Shall e’er be comrades; be we ne’er so vile
Our band shall speed the media revolution:
And Grauniad moderators in their cups
Shall cry themselves a river they were so foul,
And took for monkeys commenters loyal and fair
Who looked for thanks and justice, all in vain.


Filed under Book publishing, Censorship, Editors and editing, The blogosphere, The Guardian, Visual art & artists

Postscript to Censorship at The Guardian (part 2)

There’s been an unfortunate confusion of categories in conversations about posts made to vaporise on the Guardian‘s books blog. For one group of blogging comrades, it’s all about GU banning particular bloggers.

At the risk of boring careful readers of earlier posts witless, by repetition, . . . the problem I’m most disturbed by is rather larger. It has to do with the Guardian’s refusal to explain or discuss its reasons for censoring this post of mine — supporting Margaret Drabble’s criticism of the excessive commercialisation of book publishing, and objecting to secretive deletions of earlier complaints on the same theme. I’ve explained some of my reasons here.

A message to bloggers from a Guardian Community Moderator on October 27 could be partly responsible for the confusion. It didn’t so much as mention my many requests, on the books blog site, for enlightenment about censoring policy. It only stated that the blogging privileges of banned bloggers couldn’t be reinstated — and attempted to make a case for limiting ‘off-topic’ discussions between bloggers that, in practice, are always perfectly okay except when critical of heavy-handed moderation.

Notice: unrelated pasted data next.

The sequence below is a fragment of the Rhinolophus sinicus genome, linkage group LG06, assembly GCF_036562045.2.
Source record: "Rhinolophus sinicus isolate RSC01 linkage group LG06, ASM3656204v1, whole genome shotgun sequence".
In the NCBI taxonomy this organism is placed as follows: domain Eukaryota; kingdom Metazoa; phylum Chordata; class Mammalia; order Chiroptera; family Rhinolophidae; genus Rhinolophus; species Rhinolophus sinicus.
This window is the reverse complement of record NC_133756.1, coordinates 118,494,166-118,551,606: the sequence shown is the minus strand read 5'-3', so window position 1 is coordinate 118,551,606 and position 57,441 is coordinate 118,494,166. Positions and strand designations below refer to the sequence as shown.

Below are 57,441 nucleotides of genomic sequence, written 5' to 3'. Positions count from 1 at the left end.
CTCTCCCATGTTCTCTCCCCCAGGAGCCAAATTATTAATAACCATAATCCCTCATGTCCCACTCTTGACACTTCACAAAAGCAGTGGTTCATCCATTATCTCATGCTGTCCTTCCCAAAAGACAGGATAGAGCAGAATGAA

This isn’t to say that I have no sympathy for our banned comrades. Or that I agree with the Guardian’s reasons for and methods of locking people out of the site. More than once, I’ve joined other bloggers in protesting about these policies and suggesting that they need reconsideration.

What our separate objections do have in common is (i) the surreptitious and unacknowledged deletion of posts by GU; (ii) the Guardian’s refusal to discuss the evolution of censorship and moderation of the books blog with bloggers, whose posts are the lifeblood of that site.

Trying to stifle criticism of an ever-slicker and more mercantile book publishing business by conflating it with policing bloggers’ behaviour – and crushing all forms of disagreement under the same indiscriminate censor’s boot – seems to have an unfortunate parallel.